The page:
Disclaimer: the following question is not for homework or a class assignment....just practice

I'm am trying to load an array with a file extension, based upon user input. The proper extension is present in the function, but when I print in main() to test, all I get is junk. This issue has been dogging me for a while, so I appreciate any feedback!

void choiceExt( char a[], int x  );

int main()   {
     char fileExt[7];

     choiceExt( fileExt, 4 );
     // when printed here, extension is simply junk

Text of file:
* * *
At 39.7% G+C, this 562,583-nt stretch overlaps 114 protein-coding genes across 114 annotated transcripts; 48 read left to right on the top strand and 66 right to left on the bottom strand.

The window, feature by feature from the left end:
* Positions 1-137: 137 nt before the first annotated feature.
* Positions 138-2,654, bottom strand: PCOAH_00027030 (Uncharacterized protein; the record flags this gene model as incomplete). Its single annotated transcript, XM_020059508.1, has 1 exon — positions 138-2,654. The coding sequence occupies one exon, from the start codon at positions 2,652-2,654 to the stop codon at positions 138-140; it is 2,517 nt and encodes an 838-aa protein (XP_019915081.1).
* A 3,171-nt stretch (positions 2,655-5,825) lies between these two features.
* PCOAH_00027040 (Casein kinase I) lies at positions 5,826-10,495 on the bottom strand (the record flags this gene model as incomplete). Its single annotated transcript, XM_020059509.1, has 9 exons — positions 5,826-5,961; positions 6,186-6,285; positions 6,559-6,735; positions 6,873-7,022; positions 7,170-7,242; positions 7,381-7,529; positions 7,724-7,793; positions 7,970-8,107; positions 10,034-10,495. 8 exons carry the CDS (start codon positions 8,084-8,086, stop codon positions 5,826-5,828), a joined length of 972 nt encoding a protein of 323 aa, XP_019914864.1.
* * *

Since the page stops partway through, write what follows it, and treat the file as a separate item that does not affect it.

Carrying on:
cout << fileExt;

return 0;

void choiceExt(  char a[], int x )	{
	switch (x) {
	case 1: a = ".txt";break;
	case 2: a = ".out";break;
	case 3: a = ".in";break;
	case 4: a = ".dat";break;
	case 5: a = ".ascii";break;
        // when printed here, extension is good
	cout << "ext is " << a << endl;

You are passing the function a copy of a pointer. That's what happens when you pass by value like this. A copy of the object is made, and given to the function.

The function then changes that copy (note that you're not changing what the pointer points at; you're changing the value of the pointer, that is, where in the memory the pointer is pointing). You see that this has been done with the line
cout << "ext is " << a << endl;

Then the function ends. That copy is destroyed. All that remains is the original one that has not been changed.